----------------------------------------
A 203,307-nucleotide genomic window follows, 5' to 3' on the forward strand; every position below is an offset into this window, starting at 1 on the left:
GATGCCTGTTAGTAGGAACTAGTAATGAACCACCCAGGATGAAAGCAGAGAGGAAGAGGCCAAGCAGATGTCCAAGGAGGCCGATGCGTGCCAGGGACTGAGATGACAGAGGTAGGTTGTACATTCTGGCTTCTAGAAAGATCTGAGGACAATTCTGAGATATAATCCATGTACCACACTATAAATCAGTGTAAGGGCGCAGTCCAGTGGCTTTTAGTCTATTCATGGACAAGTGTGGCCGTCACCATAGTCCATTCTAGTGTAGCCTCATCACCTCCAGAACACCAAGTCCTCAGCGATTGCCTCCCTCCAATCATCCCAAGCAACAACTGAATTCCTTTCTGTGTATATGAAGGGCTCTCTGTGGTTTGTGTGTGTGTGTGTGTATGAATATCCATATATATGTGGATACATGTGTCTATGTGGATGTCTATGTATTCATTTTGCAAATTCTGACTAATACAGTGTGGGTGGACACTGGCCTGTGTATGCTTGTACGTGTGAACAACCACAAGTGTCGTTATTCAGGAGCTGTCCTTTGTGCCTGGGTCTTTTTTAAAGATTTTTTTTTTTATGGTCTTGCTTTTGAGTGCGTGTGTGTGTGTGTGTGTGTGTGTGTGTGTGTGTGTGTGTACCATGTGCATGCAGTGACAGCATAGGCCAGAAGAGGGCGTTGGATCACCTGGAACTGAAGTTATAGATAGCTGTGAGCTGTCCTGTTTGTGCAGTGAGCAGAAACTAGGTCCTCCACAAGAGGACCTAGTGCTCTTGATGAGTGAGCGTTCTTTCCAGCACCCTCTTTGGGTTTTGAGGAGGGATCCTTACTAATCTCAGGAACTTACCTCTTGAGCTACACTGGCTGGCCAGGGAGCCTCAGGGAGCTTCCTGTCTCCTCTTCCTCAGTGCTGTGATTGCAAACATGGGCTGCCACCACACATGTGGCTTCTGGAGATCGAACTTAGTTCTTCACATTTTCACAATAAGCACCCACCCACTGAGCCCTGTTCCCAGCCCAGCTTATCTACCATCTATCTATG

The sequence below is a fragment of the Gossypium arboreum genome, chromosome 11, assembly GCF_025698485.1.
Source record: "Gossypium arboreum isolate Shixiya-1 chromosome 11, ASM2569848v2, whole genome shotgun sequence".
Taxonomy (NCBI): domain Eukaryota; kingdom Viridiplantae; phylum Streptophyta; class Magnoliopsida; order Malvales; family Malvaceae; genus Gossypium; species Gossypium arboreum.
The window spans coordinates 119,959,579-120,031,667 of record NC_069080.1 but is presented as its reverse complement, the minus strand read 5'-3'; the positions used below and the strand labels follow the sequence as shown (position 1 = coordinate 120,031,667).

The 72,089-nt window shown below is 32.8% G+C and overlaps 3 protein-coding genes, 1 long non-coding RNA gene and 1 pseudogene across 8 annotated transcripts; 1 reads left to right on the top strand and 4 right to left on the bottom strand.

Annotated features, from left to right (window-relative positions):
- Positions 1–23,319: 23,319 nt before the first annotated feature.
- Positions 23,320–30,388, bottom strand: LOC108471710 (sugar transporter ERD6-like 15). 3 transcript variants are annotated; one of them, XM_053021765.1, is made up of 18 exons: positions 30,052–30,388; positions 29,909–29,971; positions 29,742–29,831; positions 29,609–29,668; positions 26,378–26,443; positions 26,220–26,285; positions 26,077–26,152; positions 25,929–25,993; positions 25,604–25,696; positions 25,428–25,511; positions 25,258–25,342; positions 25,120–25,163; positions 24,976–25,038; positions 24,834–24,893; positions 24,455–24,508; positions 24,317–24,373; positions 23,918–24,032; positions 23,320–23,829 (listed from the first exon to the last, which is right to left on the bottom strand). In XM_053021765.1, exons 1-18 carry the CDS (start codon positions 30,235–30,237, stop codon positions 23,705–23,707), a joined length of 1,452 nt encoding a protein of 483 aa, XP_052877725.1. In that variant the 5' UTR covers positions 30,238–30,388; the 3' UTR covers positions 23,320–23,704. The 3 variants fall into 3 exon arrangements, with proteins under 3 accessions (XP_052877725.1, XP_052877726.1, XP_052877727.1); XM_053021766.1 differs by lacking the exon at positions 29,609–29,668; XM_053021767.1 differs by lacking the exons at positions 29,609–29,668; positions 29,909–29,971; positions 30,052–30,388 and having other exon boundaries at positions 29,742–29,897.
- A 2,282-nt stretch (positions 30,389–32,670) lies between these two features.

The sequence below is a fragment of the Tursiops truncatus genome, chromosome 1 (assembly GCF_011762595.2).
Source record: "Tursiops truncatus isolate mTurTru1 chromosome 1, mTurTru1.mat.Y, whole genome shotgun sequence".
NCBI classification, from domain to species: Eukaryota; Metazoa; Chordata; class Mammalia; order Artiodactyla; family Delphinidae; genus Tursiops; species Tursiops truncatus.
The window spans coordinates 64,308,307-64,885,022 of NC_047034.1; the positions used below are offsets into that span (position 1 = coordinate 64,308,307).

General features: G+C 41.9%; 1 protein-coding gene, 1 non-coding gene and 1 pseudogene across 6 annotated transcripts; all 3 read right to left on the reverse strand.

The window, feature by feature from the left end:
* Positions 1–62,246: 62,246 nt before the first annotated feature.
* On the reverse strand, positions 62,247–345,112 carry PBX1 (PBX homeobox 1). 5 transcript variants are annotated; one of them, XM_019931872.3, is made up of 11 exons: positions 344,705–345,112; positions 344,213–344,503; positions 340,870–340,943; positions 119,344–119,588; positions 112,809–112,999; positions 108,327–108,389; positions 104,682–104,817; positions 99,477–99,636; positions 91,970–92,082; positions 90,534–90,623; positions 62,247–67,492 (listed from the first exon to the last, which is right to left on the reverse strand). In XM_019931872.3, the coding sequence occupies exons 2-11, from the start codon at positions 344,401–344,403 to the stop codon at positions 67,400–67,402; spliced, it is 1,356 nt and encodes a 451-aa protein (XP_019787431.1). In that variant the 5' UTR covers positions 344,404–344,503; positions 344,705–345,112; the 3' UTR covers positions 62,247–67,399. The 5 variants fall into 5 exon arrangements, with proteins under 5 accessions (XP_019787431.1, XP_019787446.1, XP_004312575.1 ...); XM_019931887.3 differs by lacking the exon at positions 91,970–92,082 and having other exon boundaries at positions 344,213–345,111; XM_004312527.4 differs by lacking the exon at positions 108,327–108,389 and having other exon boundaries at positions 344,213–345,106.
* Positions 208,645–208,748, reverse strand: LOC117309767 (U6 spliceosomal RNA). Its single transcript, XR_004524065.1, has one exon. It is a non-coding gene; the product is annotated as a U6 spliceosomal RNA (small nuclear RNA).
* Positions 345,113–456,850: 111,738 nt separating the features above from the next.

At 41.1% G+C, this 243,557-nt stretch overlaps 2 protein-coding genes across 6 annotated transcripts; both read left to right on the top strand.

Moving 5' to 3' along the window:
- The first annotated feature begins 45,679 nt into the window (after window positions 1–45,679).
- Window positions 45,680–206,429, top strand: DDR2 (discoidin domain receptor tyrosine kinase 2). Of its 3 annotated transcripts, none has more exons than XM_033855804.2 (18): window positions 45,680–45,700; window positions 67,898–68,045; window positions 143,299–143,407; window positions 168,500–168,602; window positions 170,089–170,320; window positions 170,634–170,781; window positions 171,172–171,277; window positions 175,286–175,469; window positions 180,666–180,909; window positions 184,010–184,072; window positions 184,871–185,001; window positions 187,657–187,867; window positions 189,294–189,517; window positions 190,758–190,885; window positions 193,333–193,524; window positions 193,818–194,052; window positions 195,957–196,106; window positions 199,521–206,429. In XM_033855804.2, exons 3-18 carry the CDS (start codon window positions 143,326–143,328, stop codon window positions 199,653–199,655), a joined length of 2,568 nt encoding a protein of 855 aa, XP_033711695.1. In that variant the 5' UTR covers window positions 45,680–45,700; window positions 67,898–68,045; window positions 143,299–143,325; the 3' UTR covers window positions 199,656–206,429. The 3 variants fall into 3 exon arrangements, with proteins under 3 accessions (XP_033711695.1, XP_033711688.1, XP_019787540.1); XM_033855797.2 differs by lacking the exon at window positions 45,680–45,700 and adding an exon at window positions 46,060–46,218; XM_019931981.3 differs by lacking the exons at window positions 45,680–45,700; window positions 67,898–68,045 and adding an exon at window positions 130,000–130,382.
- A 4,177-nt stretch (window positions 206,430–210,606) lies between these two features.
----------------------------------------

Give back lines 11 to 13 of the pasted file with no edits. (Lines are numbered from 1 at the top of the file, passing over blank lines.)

- A 2,282-nt stretch (positions 30,389–32,670) lies between these two features.

The sequence below is a fragment of the Tursiops truncatus genome, chromosome 1 (assembly GCF_011762595.2).
Source record: "Tursiops truncatus isolate mTurTru1 chromosome 1, mTurTru1.mat.Y, whole genome shotgun sequence".